We’re hoping you will take some time to fill in a Carnaby’s Cockatoo Historical Sightings report! The more we know about where these birds are, have been, or have disappeared from, the more conservation work we will be able to do to help save them.
We are seeking information about the nesting sites for black cockatoos, if people have seen them fly over, feeding or even resting, any sort of sighting people have had including historical information.
There is a real shortfall of knowledge about where they actually breed and feed, and with their numbers on the decline, we need as much information about them as possible, so we can start to plan how to help these birds survive.
People are encouraged to report sightings via this online survey which involves mapping out your property area and questions relating to feeding and nesting observations.
The focus is mainly on the threatened Carnaby’s black cockatoo but we are also keen to find out about Baudin’s and Red-tailed black cockatoos.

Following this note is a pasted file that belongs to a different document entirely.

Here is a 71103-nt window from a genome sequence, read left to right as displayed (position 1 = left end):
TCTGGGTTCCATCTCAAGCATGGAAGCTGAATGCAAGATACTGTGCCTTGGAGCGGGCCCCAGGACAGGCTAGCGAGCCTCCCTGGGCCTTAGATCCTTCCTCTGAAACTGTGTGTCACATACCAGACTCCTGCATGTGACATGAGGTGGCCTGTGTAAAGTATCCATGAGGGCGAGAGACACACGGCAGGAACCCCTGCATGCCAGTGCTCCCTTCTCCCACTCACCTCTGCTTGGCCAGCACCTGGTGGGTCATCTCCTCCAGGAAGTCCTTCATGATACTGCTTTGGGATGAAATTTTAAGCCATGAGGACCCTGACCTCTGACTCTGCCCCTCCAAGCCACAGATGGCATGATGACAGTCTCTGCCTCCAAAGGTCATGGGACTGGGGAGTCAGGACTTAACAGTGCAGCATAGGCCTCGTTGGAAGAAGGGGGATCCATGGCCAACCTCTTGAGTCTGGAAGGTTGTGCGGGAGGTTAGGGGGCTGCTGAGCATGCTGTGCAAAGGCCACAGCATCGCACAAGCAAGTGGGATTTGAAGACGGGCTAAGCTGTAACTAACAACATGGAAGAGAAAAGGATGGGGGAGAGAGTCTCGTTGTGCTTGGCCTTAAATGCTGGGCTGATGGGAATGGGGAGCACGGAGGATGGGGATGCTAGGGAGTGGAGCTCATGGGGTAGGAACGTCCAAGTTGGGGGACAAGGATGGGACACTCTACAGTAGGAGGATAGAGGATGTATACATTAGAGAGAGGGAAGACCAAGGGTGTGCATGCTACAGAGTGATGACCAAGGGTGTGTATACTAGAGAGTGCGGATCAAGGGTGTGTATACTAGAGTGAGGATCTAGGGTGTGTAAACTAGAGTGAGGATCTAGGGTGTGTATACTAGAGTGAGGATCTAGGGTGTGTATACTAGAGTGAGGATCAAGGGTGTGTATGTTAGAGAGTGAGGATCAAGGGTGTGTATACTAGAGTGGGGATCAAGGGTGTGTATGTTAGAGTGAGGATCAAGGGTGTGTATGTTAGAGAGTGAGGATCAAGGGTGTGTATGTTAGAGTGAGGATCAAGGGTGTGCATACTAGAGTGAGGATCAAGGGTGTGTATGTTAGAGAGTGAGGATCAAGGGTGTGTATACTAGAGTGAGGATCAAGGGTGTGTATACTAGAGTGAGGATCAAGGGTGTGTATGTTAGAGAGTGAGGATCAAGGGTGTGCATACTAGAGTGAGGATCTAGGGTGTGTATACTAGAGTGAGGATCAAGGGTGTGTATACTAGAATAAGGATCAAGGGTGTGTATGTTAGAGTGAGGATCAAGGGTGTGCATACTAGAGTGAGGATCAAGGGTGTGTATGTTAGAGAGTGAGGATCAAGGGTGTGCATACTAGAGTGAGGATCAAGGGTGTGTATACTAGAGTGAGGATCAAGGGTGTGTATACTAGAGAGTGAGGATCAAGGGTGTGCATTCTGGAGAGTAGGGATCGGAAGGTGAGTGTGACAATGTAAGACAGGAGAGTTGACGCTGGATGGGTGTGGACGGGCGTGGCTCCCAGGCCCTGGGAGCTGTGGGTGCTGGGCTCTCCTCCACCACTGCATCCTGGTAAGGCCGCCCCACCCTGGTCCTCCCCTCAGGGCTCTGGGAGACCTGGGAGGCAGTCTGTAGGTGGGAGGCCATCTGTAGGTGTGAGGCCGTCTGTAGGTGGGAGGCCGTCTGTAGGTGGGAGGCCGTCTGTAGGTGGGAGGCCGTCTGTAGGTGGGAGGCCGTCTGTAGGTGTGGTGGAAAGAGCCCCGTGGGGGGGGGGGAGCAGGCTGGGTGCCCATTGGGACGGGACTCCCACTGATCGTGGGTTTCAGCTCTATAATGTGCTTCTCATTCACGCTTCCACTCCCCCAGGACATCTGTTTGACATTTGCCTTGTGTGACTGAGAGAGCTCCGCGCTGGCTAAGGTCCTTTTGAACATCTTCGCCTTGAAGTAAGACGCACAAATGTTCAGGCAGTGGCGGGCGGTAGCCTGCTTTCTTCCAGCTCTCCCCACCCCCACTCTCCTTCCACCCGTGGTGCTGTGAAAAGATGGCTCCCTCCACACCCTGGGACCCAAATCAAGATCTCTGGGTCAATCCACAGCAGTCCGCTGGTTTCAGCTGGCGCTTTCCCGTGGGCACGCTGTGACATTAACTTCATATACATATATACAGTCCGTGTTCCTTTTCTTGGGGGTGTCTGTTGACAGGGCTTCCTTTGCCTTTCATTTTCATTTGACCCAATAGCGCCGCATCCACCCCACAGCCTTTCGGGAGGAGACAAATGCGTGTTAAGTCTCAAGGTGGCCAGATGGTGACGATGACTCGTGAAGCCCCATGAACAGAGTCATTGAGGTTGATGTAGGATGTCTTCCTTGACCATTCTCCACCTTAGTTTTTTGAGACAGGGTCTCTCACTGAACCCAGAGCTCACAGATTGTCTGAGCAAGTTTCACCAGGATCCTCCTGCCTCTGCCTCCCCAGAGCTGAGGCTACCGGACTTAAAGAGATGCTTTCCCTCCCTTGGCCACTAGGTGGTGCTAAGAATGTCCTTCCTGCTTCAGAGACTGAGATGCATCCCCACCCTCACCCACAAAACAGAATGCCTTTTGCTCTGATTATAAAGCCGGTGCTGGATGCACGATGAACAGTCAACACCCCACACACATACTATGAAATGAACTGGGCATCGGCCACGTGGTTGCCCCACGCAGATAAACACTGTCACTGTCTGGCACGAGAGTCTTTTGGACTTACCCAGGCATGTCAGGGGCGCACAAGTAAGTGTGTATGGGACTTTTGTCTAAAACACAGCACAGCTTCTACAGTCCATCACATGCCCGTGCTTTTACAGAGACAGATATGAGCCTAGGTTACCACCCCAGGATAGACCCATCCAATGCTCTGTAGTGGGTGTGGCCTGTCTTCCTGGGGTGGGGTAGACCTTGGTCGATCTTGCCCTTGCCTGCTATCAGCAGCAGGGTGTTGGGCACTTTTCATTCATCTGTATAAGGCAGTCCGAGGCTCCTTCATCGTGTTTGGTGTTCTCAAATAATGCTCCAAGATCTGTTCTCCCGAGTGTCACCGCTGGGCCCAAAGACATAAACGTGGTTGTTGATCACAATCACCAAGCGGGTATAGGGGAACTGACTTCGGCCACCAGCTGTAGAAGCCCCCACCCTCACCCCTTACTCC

The Carnaby’s are severely threatened and they could become extinct in the wild within our lifetime as they are losing more habitat each year.
A lot of galahs can also steal their nesting hollows – Carnaby’s usually come back to the same hollow each year and if something is in there like bees or galahs, they might not breed that year…there’s all these things they are quite sensitive to that help them survive.
Once the project is concluded, the data will go to BirdLife Australia which they will continue to use to guide projects to protect the cocky’s.
If you would like to report a black cockatoo sighting, contact Andrea on 9821 4327 (leave a message, or I won’t know you’ve called) or via email email@example.com or go direct to the link above to fill in your sighting information.
Carnaby’s Black Cockatoo (white tail, shorter, wide beak, white facial marking)
Baudin’s Black Cockatoo (white tail, longer narrow beak, white facial marking)
Forest Red-tailed Black Cockatoo (red tail, no white facial marking)
Thanks so much, everyone!